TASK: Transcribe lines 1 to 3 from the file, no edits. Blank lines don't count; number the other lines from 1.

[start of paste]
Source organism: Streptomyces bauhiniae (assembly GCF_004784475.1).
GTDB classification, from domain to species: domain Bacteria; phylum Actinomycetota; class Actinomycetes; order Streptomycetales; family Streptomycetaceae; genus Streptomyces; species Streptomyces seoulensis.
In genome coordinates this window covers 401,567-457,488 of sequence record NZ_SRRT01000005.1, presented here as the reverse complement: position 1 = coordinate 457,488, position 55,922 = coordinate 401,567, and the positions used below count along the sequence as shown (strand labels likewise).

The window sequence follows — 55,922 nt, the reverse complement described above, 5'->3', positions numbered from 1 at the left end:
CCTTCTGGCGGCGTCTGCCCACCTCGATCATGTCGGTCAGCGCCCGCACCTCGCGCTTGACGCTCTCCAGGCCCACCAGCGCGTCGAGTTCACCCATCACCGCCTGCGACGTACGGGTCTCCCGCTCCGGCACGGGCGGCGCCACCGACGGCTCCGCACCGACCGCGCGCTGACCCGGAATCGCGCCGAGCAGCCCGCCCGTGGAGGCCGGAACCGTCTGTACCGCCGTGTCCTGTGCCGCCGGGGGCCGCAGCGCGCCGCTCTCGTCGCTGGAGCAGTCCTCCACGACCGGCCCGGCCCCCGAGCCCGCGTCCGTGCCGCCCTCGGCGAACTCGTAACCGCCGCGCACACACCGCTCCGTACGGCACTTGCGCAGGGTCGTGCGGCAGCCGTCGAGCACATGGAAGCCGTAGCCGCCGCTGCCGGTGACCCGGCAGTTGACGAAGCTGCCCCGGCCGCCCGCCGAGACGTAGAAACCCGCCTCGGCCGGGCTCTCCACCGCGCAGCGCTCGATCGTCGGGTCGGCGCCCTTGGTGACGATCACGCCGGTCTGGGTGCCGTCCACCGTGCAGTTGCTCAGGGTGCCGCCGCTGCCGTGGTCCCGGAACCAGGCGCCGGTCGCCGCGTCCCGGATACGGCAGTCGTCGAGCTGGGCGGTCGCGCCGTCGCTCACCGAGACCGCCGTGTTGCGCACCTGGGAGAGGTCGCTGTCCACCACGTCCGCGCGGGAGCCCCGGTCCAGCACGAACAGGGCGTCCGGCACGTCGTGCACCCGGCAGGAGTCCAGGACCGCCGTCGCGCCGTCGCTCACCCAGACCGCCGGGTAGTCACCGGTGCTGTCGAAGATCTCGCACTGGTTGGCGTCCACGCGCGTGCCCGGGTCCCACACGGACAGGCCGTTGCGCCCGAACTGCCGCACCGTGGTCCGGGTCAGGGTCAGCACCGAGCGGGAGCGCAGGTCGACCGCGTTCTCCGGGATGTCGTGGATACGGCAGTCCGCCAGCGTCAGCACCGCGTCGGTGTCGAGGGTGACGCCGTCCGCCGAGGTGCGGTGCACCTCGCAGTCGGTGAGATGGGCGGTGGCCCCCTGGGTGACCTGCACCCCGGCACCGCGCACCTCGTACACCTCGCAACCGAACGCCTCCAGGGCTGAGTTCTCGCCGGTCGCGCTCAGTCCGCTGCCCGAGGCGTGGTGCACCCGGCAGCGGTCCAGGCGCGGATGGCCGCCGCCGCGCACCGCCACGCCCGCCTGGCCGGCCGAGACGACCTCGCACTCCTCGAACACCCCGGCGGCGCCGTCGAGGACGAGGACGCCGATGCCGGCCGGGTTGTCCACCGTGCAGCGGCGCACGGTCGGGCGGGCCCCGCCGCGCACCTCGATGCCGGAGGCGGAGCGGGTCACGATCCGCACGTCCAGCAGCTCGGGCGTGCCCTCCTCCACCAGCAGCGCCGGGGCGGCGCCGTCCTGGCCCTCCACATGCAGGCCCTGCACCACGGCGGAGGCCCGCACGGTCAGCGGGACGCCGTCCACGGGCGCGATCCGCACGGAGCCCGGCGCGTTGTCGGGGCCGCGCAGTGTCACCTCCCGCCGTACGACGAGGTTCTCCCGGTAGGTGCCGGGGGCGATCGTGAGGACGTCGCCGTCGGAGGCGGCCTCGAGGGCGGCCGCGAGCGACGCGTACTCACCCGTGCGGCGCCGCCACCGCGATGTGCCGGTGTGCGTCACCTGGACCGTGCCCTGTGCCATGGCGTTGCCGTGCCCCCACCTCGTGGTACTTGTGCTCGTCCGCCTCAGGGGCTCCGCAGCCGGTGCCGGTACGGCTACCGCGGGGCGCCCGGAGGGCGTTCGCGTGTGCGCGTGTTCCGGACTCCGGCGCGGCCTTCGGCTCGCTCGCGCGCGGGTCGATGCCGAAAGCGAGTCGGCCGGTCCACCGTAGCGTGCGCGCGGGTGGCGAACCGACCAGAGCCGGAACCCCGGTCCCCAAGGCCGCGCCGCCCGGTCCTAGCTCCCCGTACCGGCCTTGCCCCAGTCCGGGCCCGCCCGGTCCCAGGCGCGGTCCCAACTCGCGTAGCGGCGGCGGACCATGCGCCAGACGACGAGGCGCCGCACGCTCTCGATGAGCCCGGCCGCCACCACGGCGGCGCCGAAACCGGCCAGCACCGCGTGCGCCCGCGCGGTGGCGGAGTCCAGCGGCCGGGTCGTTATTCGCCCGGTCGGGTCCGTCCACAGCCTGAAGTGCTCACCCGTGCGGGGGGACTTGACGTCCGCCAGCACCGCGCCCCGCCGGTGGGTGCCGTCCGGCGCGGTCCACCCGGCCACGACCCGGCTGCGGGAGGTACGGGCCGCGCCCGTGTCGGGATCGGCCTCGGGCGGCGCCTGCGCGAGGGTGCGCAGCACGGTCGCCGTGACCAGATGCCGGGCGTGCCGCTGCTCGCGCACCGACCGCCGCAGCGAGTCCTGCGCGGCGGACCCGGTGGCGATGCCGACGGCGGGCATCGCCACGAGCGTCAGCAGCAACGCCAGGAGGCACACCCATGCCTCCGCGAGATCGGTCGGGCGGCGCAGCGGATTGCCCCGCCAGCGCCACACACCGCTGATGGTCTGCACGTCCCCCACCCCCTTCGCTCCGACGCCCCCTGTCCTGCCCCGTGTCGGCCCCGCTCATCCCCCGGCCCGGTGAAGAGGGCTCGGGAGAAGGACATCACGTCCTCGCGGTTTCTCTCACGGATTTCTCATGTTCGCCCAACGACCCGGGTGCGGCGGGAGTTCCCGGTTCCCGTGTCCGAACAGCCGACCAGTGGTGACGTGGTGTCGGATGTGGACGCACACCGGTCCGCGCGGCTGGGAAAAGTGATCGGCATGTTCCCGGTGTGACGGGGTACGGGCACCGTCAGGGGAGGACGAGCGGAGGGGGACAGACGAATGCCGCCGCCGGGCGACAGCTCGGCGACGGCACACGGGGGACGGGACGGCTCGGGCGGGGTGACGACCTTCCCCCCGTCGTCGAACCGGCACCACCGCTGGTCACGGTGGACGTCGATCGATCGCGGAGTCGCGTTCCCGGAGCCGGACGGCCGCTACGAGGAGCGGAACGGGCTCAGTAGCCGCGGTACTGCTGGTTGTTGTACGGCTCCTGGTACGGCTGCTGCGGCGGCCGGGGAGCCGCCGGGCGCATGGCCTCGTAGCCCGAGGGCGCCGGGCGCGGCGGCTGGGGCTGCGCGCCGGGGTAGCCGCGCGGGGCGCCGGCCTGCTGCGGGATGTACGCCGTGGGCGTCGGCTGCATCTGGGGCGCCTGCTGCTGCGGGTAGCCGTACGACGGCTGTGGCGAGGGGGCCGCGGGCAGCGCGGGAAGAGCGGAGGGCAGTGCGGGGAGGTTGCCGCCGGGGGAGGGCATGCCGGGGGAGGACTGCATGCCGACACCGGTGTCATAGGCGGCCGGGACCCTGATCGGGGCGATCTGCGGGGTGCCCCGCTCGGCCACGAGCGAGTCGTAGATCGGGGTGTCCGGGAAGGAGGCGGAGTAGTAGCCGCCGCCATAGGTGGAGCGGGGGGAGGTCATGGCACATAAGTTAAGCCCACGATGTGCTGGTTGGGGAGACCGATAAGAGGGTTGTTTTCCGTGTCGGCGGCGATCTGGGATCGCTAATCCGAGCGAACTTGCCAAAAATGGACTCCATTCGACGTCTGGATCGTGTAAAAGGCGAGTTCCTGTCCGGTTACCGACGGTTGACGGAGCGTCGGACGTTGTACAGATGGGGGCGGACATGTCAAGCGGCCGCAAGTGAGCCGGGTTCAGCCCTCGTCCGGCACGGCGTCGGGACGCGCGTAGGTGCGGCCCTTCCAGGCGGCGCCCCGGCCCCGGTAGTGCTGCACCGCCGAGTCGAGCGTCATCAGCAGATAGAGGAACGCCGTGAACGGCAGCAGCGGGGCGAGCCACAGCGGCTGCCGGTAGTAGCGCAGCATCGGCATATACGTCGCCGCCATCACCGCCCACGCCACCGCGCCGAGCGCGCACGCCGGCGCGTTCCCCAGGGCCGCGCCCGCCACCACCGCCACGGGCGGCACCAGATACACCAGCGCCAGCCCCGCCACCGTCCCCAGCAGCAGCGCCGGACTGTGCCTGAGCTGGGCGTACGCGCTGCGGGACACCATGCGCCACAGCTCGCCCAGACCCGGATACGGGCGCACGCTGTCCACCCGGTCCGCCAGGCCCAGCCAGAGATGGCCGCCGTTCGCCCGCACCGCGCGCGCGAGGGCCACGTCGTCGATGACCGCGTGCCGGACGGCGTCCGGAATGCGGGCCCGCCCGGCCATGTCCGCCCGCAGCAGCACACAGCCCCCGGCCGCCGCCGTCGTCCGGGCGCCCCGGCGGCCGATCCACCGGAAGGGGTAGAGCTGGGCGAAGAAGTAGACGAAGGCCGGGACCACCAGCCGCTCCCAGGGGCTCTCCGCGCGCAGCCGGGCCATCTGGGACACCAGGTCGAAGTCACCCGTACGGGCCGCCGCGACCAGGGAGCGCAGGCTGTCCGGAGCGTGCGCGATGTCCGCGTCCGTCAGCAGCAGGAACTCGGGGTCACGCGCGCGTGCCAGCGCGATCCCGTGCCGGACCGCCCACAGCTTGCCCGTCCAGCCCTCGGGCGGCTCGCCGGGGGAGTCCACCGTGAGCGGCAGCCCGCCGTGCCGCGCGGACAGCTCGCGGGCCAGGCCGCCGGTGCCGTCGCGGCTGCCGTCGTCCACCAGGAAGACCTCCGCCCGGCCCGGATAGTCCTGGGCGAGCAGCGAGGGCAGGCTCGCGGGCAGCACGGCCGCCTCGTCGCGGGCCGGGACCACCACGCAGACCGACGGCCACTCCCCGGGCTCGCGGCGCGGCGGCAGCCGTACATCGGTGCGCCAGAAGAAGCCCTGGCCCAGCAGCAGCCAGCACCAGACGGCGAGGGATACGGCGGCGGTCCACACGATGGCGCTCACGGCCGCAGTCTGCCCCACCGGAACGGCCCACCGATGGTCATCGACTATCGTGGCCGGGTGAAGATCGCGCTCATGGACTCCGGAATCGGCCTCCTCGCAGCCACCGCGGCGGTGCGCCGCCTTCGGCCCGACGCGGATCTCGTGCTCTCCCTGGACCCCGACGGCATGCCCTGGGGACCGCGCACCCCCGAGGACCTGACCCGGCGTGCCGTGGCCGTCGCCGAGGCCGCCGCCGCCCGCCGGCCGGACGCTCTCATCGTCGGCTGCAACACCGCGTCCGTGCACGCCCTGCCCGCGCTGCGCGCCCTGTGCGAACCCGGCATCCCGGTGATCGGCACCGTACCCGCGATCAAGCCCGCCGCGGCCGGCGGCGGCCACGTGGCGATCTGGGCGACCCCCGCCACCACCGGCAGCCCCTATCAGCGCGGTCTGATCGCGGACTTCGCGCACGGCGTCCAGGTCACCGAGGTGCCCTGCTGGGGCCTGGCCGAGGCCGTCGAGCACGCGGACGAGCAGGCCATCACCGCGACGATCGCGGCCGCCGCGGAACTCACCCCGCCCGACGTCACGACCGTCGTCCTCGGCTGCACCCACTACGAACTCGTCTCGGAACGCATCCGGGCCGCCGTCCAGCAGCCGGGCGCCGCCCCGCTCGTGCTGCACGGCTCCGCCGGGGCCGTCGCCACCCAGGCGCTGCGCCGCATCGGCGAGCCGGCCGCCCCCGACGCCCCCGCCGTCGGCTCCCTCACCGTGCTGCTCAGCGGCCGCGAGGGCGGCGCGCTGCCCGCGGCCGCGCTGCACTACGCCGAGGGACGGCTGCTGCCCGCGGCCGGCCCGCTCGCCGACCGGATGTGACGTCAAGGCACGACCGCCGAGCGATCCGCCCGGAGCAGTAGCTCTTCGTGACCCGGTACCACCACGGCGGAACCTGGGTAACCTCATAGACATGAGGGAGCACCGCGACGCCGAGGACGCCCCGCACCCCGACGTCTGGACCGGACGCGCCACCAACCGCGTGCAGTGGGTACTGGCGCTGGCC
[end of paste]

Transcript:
Source organism: Streptomyces bauhiniae (assembly GCF_004784475.1).
GTDB classification, from domain to species: domain Bacteria; phylum Actinomycetota; class Actinomycetes; order Streptomycetales; family Streptomycetaceae; genus Streptomyces; species Streptomyces seoulensis.
In genome coordinates this window covers 401,567-457,488 of sequence record NZ_SRRT01000005.1, presented here as the reverse complement: position 1 = coordinate 457,488, position 55,922 = coordinate 401,567, and the positions used below count along the sequence as shown (strand labels likewise).